My Back to School Reading List

My Back to School + Fall Reading List I'm rounding out my back to school series with my fall reading list. I read short articles mostly and the occasional long-form essays. But in terms of novel reading, your girl has been slipping since college. In the name of intellectual stimulation and the widening of my world view, I have developed this list of the books I want to read (or re-read) this fall.

Things Fall Apart by Chinua Achebe: I first "read" this book in high school. And by read I mean, skimmed and googled enough to answer my reading prompts. I kinda remember discussing this book in class, and not quite understanding the novel's content and, unfortunately losing interest it. I started re-reading it a few months ago and this time actually taking my time to understand what I was reading. And with new experiences behind me (mainly the #BlackLivesMatter movement and having an African boyfriend), understanding the book in turn helped me understand my world just a mor

Americanah by Chimamanda Ngozi Adichie: I know I'm a bit late to this book. Everyone has already read it and everyone already loves it. Besides wanting to read it to be like the cool kids, the topic of the book is something that intrigues. The book examines what is means to be African in different times and spaces. This will certainly challenge my personal view of "blackness" and see "black" experiences through other's eyes. This book speaks to the vastness of the diaspora and the changes in how blackness is perceived globally.

More titles after the break!

Between Me and The World by Ta-Nehisi Coates. The parallels between the author Ta-Nehisi Coates and I, born in the same city (Baltimore), went to the same Baltimore high school (Poly), went to same HBCU (Howard), originally motivated me to read this work. But once I found out the actual subject matter of the book, I knew I had to read it. In letters to his teenage son, Coates speaks about the current racial climate in America in the vein of James Baldwin's 1963 "The Fire Next Time". One excerpt in particular rings true to my current experiences; what Coates calls "The Dream" and "The Dreamers". For black people, and especially black woman in my opinion, "The Dream" is a fallacy and the "The Dreamers" want nothing more than to silence and suppress the African spirit. Some have criticized for not writing more hope like Baldwin, but in the past year, having protested in Baltimore, D.C., and New York, I have watched my concept of the "American Dream" crumble around me. It's not that I have no hope, it's that I have no hoped in "The Dream".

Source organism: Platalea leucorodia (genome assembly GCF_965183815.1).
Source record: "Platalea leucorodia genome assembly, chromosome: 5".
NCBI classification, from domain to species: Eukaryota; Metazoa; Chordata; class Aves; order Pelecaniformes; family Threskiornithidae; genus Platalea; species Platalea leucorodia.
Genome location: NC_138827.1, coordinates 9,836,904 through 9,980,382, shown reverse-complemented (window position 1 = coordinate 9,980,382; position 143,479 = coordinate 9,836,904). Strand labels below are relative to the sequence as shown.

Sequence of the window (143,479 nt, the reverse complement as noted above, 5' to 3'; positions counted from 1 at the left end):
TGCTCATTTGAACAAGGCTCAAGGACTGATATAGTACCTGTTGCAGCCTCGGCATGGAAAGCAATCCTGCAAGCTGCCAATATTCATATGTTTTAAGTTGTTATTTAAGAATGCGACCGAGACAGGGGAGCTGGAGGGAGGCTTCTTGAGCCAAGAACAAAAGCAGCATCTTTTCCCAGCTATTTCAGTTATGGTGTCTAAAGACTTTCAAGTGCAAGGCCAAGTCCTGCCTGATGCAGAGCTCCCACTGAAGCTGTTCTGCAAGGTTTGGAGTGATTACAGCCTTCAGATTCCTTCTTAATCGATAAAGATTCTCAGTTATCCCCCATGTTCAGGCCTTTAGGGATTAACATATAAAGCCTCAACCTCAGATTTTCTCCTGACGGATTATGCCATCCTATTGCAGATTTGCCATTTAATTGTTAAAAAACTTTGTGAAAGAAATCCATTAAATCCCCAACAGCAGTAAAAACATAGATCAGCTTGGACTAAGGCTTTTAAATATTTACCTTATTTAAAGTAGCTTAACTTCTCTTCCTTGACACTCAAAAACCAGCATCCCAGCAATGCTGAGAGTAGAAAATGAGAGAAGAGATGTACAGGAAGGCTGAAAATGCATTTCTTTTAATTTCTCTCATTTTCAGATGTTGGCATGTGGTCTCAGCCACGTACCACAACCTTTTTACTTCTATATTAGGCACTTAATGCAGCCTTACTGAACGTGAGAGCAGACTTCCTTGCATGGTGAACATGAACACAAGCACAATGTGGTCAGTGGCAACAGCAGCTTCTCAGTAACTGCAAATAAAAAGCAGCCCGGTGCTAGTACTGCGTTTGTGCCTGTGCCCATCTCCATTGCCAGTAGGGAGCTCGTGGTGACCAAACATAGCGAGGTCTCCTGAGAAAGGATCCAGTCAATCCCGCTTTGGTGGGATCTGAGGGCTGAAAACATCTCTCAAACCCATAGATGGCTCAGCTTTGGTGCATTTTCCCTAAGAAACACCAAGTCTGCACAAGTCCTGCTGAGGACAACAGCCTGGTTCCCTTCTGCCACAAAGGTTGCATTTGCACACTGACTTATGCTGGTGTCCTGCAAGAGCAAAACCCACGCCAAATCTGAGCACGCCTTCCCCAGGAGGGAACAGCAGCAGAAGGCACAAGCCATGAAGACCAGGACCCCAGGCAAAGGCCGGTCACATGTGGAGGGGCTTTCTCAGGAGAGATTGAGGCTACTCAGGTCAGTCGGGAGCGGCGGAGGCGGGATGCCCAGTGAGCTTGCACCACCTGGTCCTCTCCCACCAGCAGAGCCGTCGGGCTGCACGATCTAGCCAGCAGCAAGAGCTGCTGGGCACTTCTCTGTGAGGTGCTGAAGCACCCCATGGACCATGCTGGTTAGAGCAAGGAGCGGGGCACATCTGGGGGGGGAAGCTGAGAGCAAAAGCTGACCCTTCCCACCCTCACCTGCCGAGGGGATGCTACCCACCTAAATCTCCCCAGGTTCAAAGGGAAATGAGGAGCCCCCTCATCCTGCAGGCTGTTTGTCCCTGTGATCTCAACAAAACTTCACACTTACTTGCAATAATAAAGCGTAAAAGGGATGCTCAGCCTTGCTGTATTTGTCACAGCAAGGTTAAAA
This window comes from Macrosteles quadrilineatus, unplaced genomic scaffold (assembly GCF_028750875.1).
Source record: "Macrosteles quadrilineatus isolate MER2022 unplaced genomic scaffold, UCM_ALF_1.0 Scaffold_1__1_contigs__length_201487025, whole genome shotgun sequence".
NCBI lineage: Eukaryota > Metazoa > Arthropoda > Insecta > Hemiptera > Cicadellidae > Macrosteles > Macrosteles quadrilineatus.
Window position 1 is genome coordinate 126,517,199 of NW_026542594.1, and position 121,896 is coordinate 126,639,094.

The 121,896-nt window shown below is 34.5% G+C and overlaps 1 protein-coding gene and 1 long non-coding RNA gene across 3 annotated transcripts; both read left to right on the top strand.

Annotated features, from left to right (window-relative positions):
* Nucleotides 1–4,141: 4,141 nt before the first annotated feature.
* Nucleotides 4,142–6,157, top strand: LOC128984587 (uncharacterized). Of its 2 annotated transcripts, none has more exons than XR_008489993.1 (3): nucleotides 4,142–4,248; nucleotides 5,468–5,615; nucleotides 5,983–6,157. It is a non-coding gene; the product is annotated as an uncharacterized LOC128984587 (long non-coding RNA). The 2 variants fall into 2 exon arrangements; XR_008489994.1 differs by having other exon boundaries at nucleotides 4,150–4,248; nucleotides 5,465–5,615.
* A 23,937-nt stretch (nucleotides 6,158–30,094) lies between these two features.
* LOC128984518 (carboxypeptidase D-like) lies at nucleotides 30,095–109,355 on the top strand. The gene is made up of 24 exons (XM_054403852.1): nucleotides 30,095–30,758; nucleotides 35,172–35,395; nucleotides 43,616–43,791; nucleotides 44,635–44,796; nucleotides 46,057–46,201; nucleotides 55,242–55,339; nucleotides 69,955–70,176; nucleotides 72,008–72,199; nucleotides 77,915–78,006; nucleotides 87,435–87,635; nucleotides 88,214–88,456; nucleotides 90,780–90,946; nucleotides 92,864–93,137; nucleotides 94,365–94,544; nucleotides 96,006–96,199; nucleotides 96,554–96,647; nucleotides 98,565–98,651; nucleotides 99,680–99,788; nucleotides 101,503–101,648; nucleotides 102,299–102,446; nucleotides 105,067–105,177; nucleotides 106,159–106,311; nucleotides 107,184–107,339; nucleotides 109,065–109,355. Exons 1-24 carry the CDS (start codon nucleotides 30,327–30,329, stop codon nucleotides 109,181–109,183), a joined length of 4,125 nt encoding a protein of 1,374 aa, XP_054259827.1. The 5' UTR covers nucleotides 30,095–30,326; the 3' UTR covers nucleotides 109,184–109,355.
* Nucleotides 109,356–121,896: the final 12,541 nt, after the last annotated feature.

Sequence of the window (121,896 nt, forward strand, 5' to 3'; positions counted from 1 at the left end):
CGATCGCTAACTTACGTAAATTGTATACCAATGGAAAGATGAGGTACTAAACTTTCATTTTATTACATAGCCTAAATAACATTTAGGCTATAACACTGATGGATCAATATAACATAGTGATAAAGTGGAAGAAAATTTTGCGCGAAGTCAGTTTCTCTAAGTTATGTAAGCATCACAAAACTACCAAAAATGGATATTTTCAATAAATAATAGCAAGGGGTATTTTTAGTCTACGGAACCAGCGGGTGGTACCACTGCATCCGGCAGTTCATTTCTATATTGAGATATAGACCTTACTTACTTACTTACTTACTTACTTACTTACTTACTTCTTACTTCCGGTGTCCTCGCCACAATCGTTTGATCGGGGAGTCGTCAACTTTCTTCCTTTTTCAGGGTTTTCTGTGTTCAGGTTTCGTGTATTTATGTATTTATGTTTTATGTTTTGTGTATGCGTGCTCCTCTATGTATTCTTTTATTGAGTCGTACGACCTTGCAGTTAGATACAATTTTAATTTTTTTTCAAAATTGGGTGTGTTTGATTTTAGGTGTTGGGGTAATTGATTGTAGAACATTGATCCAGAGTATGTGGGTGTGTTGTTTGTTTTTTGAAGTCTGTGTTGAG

Bad Feminist by Roxane Gay: Along with my racial identity over the past few years, my feminist identity has as well arose from its slumber.  But I can admit that I am no as well versed on feminist thoughts and concepts as I am racial ones. So after hearing Roxane Gay on one of my favorite podcasts, Another Round, I've decided to start my feminist re-education with her book "Bad Feminist". From her description on BuzzFeed, the essays in Gay's book call out the flaws of "traditional" feminism (which seems rather restrictive to me to be honest), and advocate for a more inclusive feminism which speaks on behalf of all women, not just the rich, cis, white, straight population. #Intersectionality.

God Help The Child by Toni Morrison: Another awarding winning Howard trained author, Toni Morrison, first introduced me to the idea of "colorism" in her book The Bluest Eye. This theme is also present in her newest novel, "God Help The Child.", only her second modern-day set novel. The main character is a beauty company executive in California (can you say dream job?!), who deals with childhood traumas, internalized racism and colorism, superficially hidden behind her physical beauty, which starts to betray her. With comparisons to my favorite Morrison novel, The Bluest Eye, and a main character who struggles with t real life "beauty girl" issues, "God Help The Child" is high on my to read list.

Honorable mentions:

  1. Black Boy by Richard Wright,
  2. Native Son by Richard Wright
  3. Invisible Man by Ralph Ellison
  4. We Should All Be Feminists by Chimamanda Ngozi Adichie
  5. The Bluest Eye by Toni Morrison

What are you reading this fall? What else should I be reading?

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